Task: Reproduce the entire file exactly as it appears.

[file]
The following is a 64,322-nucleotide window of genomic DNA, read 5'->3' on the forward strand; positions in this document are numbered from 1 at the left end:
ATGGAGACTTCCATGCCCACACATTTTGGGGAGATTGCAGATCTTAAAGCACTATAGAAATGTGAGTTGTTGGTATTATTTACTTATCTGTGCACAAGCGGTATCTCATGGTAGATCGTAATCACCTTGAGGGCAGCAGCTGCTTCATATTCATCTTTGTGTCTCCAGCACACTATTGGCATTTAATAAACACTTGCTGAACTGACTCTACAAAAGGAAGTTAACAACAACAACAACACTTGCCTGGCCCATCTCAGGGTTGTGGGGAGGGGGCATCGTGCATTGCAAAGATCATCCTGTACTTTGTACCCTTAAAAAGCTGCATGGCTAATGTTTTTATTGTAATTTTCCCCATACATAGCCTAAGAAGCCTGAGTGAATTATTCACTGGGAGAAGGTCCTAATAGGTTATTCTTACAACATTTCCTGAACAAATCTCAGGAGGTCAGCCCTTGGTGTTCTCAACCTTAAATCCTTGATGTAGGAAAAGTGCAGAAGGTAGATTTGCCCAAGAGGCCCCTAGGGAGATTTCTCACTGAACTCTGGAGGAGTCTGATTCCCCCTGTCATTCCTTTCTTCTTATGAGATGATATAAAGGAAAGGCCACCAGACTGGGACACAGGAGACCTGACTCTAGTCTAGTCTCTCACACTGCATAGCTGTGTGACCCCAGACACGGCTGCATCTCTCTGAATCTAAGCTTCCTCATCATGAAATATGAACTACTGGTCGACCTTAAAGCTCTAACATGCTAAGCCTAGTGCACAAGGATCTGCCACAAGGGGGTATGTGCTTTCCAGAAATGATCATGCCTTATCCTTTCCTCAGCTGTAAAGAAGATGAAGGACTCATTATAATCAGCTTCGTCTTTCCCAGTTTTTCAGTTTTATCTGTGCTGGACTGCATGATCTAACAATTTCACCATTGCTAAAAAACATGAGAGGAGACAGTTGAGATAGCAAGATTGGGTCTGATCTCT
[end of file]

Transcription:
The following is a 64,322-nucleotide window of genomic DNA, read 5'->3' on the forward strand; positions in this document are numbered from 1 at the left end:
ATGGAGACTTCCATGCCCACACATTTTGGGGAGATTGCAGATCTTAAAGCACTATAGAAATGTGAGTTGTTGGTATTATTTACTTATCTGTGCACAAGCGGTATCTCATGGTAGATCGTAATCACCTTGAGGGCAGCAGCTGCTTCATATTCATCTTTGTGTCTCCAGCACACTATTGGCATTTAATAAACACTTGCTGAACTGACTCTACAAAAGGAAGTTAACAACAACAACAACACTTGCCTGGCCCATCTCAGGGTTGTGGGGAGGGGGCATCGTGCATTGCAAAGATCATCCTGTACTTTGTACCCTTAAAAAGCTGCATGGCTAATGTTTTTATTGTAATTTTCCCCATACATAGCCTAAGAAGCCTGAGTGAATTATTCACTGGGAGAAGGTCCTAATAGGTTATTCTTACAACATTTCCTGAACAAATCTCAGGAGGTCAGCCCTTGGTGTTCTCAACCTTAAATCCTTGATGTAGGAAAAGTGCAGAAGGTAGATTTGCCCAAGAGGCCCCTAGGGAGATTTCTCACTGAACTCTGGAGGAGTCTGATTCCCCCTGTCATTCCTTTCTTCTTATGAGATGATATAAAGGAAAGGCCACCAGACTGGGACACAGGAGACCTGACTCTAGTCTAGTCTCTCACACTGCATAGCTGTGTGACCCCAGACACGGCTGCATCTCTCTGAATCTAAGCTTCCTCATCATGAAATATGAACTACTGGTCGACCTTAAAGCTCTAACATGCTAAGCCTAGTGCACAAGGATCTGCCACAAGGGGGTATGTGCTTTCCAGAAATGATCATGCCTTATCCTTTCCTCAGCTGTAAAGAAGATGAAGGACTCATTATAATCAGCTTCGTCTTTCCCAGTTTTTCAGTTTTATCTGTGCTGGACTGCATGATCTAACAATTTCACCATTGCTAAAAAACATGAGAGGAGACAGTTGAGATAGCAAGATTGGGTCTGATCTCT